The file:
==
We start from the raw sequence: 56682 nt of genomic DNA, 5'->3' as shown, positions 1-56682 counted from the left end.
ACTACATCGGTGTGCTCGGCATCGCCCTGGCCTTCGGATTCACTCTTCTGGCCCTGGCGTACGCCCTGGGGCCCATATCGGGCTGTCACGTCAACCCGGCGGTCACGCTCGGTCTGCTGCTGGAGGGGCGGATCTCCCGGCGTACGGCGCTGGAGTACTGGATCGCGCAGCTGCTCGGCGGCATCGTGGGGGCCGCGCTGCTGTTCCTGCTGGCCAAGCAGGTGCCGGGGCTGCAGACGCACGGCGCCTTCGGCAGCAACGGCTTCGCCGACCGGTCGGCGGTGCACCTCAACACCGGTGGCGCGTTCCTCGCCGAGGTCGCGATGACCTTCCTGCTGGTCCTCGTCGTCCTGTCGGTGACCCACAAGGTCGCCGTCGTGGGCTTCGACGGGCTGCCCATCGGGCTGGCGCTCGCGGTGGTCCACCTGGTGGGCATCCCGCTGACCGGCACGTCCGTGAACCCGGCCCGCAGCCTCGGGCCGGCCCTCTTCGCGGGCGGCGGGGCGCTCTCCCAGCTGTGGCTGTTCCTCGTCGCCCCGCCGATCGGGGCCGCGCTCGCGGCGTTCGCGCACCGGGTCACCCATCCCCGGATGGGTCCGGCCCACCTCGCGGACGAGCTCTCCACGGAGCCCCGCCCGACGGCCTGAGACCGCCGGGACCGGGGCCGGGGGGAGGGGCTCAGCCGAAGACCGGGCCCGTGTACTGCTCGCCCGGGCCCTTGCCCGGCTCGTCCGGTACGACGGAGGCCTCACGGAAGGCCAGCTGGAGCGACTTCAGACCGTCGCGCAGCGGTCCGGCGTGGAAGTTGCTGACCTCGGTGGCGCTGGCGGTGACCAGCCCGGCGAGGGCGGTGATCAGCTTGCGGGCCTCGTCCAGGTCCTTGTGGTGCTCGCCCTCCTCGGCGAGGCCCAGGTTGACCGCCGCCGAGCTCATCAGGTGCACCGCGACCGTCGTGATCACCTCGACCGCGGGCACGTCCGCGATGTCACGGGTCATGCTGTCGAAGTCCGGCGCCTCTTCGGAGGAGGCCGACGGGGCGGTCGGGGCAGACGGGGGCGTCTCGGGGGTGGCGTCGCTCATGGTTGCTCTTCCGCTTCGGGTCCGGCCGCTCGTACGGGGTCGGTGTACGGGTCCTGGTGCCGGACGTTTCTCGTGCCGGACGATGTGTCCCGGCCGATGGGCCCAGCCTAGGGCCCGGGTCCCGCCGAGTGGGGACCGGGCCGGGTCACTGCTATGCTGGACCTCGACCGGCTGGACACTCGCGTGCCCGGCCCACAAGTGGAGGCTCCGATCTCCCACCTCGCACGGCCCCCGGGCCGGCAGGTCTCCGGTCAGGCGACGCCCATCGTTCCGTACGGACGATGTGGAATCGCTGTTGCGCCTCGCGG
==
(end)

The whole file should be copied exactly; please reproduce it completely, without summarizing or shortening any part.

We start from the raw sequence: 56682 nt of genomic DNA, 5'->3' as shown, positions 1-56682 counted from the left end.
ACTACATCGGTGTGCTCGGCATCGCCCTGGCCTTCGGATTCACTCTTCTGGCCCTGGCGTACGCCCTGGGGCCCATATCGGGCTGTCACGTCAACCCGGCGGTCACGCTCGGTCTGCTGCTGGAGGGGCGGATCTCCCGGCGTACGGCGCTGGAGTACTGGATCGCGCAGCTGCTCGGCGGCATCGTGGGGGCCGCGCTGCTGTTCCTGCTGGCCAAGCAGGTGCCGGGGCTGCAGACGCACGGCGCCTTCGGCAGCAACGGCTTCGCCGACCGGTCGGCGGTGCACCTCAACACCGGTGGCGCGTTCCTCGCCGAGGTCGCGATGACCTTCCTGCTGGTCCTCGTCGTCCTGTCGGTGACCCACAAGGTCGCCGTCGTGGGCTTCGACGGGCTGCCCATCGGGCTGGCGCTCGCGGTGGTCCACCTGGTGGGCATCCCGCTGACCGGCACGTCCGTGAACCCGGCCCGCAGCCTCGGGCCGGCCCTCTTCGCGGGCGGCGGGGCGCTCTCCCAGCTGTGGCTGTTCCTCGTCGCCCCGCCGATCGGGGCCGCGCTCGCGGCGTTCGCGCACCGGGTCACCCATCCCCGGATGGGTCCGGCCCACCTCGCGGACGAGCTCTCCACGGAGCCCCGCCCGACGGCCTGAGACCGCCGGGACCGGGGCCGGGGGGAGGGGCTCAGCCGAAGACCGGGCCCGTGTACTGCTCGCCCGGGCCCTTGCCCGGCTCGTCCGGTACGACGGAGGCCTCACGGAAGGCCAGCTGGAGCGACTTCAGACCGTCGCGCAGCGGTCCGGCGTGGAAGTTGCTGACCTCGGTGGCGCTGGCGGTGACCAGCCCGGCGAGGGCGGTGATCAGCTTGCGGGCCTCGTCCAGGTCCTTGTGGTGCTCGCCCTCCTCGGCGAGGCCCAGGTTGACCGCCGCCGAGCTCATCAGGTGCACCGCGACCGTCGTGATCACCTCGACCGCGGGCACGTCCGCGATGTCACGGGTCATGCTGTCGAAGTCCGGCGCCTCTTCGGAGGAGGCCGACGGGGCGGTCGGGGCAGACGGGGGCGTCTCGGGGGTGGCGTCGCTCATGGTTGCTCTTCCGCTTCGGGTCCGGCCGCTCGTACGGGGTCGGTGTACGGGTCCTGGTGCCGGACGTTTCTCGTGCCGGACGATGTGTCCCGGCCGATGGGCCCAGCCTAGGGCCCGGGTCCCGCCGAGTGGGGACCGGGCCGGGTCACTGCTATGCTGGACCTCGACCGGCTGGACACTCGCGTGCCCGGCCCACAAGTGGAGGCTCCGATCTCCCACCTCGCACGGCCCCCGGGCCGGCAGGTCTCCGGTCAGGCGACGCCCATCGTTCCGTACGGACGATGTGGAATCGCTGTTGCGCCTCGCGG